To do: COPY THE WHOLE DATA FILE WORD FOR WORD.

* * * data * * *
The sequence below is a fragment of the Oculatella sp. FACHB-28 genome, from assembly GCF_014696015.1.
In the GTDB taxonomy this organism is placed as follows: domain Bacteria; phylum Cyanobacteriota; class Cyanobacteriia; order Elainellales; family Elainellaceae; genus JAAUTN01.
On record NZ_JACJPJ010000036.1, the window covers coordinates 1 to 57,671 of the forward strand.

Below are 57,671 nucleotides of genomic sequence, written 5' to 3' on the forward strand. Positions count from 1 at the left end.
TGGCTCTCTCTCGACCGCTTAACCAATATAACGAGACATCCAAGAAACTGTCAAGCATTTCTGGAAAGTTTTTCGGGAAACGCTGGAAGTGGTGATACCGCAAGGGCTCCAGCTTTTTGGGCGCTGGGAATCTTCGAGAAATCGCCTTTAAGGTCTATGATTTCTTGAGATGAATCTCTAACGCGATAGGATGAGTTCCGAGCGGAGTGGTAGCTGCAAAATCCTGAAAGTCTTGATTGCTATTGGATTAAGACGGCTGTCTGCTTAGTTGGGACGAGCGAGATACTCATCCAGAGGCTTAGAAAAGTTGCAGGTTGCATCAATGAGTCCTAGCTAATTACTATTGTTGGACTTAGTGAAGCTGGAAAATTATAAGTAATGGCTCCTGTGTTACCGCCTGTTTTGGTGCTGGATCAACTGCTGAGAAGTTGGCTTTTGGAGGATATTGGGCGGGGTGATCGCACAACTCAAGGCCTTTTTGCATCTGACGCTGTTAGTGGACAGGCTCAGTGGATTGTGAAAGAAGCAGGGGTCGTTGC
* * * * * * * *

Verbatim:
The sequence below is a fragment of the Oculatella sp. FACHB-28 genome, from assembly GCF_014696015.1.
In the GTDB taxonomy this organism is placed as follows: domain Bacteria; phylum Cyanobacteriota; class Cyanobacteriia; order Elainellales; family Elainellaceae; genus JAAUTN01.
On record NZ_JACJPJ010000036.1, the window covers coordinates 1 to 57,671 of the forward strand.

Below are 57,671 nucleotides of genomic sequence, written 5' to 3' on the forward strand. Positions count from 1 at the left end.
TGGCTCTCTCTCGACCGCTTAACCAATATAACGAGACATCCAAGAAACTGTCAAGCATTTCTGGAAAGTTTTTCGGGAAACGCTGGAAGTGGTGATACCGCAAGGGCTCCAGCTTTTTGGGCGCTGGGAATCTTCGAGAAATCGCCTTTAAGGTCTATGATTTCTTGAGATGAATCTCTAACGCGATAGGATGAGTTCCGAGCGGAGTGGTAGCTGCAAAATCCTGAAAGTCTTGATTGCTATTGGATTAAGACGGCTGTCTGCTTAGTTGGGACGAGCGAGATACTCATCCAGAGGCTTAGAAAAGTTGCAGGTTGCATCAATGAGTCCTAGCTAATTACTATTGTTGGACTTAGTGAAGCTGGAAAATTATAAGTAATGGCTCCTGTGTTACCGCCTGTTTTGGTGCTGGATCAACTGCTGAGAAGTTGGCTTTTGGAGGATATTGGGCGGGGTGATCGCACAACTCAAGGCCTTTTTGCATCTGACGCTGTTAGTGGACAGGCTCAGTGGATTGTGAAAGAAGCAGGGGTCGTTGC